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Step 5: Finalize and send

You guessed it — it’s time to edit and finalize. Editing your own words is often difficult. It’s easy to get caught up in everything you’re saying, especially if emotions are involved. Beyond that, it’s often easy to ignore spelling and grammatical errors since you know how your article is supposed to read. 

A good way to combat this is to read your letter from the end to the beginning. Does it still flow well? Have you forgotten any common words? Granted, your dad isn’t likely to hold any errors against you — unless he’s an English professor, that is. 

Once you’re feeling confident in your letter and aren’t dying to insert anything else, you can send it off. Consider any final touches you’d like to make, such as how you choose to sign your letter or if you’d like to include a printed photograph of the two of you. 

Sample Letters to Dads From Daughters

For inspiration, we’ve provided a few sample letters to dads from daughters below to get you started. What you read below may resonate with your situation, or it may not. 

Sample letter to dad from daughter after a death or funeral

Dear Dad,

I wish I were writing to you for better circumstances. My heart breaks for your loss. Jim is an irreplaceable, once-in-a-lifetime friend, and that’s the truth. However, my door is always open, and my phone is always on — if even it’ll take a few attempts for me to ring you back.

I cannot even begin to fill Big Jim’s shoes, but I am here for you. I’m even willing to pick up a golf club and give that another go.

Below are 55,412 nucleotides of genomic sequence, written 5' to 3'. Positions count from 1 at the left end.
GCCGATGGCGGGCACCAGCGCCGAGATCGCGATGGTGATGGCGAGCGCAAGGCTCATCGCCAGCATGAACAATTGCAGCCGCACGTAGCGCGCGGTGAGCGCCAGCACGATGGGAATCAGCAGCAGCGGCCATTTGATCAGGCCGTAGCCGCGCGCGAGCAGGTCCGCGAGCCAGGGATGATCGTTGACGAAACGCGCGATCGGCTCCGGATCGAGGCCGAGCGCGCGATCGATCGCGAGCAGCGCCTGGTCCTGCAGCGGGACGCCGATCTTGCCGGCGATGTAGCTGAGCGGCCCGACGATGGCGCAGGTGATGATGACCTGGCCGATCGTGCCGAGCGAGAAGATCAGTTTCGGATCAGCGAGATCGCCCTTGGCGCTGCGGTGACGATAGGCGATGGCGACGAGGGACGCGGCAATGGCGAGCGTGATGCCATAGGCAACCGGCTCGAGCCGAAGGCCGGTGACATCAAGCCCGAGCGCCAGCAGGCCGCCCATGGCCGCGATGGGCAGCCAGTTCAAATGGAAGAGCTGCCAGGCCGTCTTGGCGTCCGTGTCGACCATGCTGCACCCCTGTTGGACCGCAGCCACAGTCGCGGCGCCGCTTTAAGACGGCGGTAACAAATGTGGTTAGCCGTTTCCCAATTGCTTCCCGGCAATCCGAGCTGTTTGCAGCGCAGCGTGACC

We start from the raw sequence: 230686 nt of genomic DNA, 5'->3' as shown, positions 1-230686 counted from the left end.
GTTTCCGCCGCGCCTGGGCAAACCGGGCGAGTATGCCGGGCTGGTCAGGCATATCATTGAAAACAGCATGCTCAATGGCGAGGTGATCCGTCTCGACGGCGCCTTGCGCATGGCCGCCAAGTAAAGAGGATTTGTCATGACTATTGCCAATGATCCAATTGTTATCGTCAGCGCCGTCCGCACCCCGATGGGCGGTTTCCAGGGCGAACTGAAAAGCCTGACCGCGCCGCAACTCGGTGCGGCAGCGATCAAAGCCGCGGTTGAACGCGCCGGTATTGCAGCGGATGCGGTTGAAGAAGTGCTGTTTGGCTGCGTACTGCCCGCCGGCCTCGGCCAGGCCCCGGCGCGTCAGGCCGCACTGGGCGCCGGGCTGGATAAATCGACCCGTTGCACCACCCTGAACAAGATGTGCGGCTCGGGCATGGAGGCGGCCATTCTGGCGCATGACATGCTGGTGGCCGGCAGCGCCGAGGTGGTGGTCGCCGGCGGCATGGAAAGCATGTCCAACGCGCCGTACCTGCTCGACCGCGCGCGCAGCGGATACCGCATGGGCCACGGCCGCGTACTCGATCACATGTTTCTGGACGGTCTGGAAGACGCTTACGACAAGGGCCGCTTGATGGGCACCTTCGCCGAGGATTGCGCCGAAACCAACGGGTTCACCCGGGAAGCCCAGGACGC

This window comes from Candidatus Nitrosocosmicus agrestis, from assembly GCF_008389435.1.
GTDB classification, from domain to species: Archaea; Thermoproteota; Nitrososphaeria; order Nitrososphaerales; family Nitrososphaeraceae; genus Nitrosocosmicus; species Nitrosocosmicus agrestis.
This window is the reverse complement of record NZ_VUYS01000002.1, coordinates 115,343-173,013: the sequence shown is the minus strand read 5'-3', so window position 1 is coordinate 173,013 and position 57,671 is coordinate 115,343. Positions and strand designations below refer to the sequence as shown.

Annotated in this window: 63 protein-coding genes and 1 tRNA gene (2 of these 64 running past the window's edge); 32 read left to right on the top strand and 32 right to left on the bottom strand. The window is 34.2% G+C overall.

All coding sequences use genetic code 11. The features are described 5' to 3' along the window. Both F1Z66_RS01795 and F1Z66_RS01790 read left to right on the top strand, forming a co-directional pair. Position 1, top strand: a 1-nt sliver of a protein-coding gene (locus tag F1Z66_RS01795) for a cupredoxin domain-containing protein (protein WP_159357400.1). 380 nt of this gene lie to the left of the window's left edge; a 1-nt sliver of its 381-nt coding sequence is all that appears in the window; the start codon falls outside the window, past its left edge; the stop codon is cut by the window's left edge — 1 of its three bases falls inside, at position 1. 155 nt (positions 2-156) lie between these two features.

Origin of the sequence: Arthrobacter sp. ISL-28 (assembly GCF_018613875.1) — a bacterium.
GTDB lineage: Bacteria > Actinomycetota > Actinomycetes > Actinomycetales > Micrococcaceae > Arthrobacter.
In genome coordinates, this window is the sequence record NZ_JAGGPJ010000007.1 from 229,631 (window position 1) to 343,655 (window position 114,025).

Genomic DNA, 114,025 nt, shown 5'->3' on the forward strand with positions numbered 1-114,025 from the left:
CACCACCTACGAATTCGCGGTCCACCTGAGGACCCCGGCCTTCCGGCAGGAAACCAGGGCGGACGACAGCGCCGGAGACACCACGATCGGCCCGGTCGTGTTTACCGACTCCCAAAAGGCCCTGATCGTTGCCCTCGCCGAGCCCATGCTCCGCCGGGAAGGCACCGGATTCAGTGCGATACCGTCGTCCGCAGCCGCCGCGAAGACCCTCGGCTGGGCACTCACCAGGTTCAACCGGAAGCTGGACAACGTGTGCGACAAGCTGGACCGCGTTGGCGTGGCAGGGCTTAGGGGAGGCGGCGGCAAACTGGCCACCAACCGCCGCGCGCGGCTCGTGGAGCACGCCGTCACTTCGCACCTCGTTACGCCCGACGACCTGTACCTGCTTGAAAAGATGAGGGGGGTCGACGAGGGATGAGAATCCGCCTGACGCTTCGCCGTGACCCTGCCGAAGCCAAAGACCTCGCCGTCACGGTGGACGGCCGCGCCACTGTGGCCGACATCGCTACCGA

I love you, Dad.

Sample letter to dad from daughter on his birthday

Dear Dad,

Happy Birthday! I am so thankful to have someone like you in my life. You’ve always gone above and beyond for me, and I can only hope I can do the same for my kids. 

Today, on your birthday, I know you’ll try to make it about everyone but you, like always. However, THIS birthday, in particular, I want you to try to focus on YOU. You only turn 60 once. 

I hope the celebration we’ve planned for you makes you feel even a fraction as special as you make us feel every day. 

We love you today, tomorrow, and always. 

Sample thank you letter to dad from daughter

Dear Dad,

I have said a lot to you over the years, and too little has it been “thank you.” I often made being around me pretty difficult, but you never gave up on me or dismissed my problems. You scooped me up when I was down and broken and took my problems on as your own.

I wouldn’t even remotely be where I am today without you and your wisdom and your guidance and your support. This is the first of many “thank you”s to come. I promise. 

Thank you for showing me that I was worth more than I thought. Thank you for proving me to me that I could work harder and achieve things I only dreamed about. Thank you for your countless sacrifices and for working hard so that I could sleep in a bed with a roof after eating a meal you cooked that I probably complained about. 

I don’t want to think about you getting older, but I’d be ignorant to not know it’s happening. And now it’s my turn. Don’t ever for a minute think that I won’t have your back through all of it — as tough as gets. 

I love you. 

Sample letter to dad from daughter on a wedding day

Dear Dad,

It’s kind of an important day for me, but I wouldn’t have gotten here without you. Thank you for your years of tough love and for setting an example for what I should expect from the men in my life. 

I am eternally grateful for your years of guidance, your friendship, and your dedication to wiping my tears when a dumb boy did something even dumber (and me being a dumb girl and caring). 

It took a lot for me to get to this point, but it makes my heart so full to see you and Jason interact. All of the heartache of the past is now worth it. I’m adding him to my life forever, but I’m also adding him to yours, and I couldn’t be happier to do so. Thank you for being so welcoming.

I love you, Dad. 

Writing (or Sharing) Your Feelings is Important

It’s a difficult fact that this life ends. Having a father who’s present in your life is a blessing some take for granted. Whether you’re best friends or borderline strangers, a letter can begin to bridge the gap of time and space.

With consideration and care, it’s unlikely you’ll regret sharing your thoughts and feelings with your dad, if only a few words at a time. Check out this tribute to dads as well as tips for writing a funeral speech to a dad from a daughter.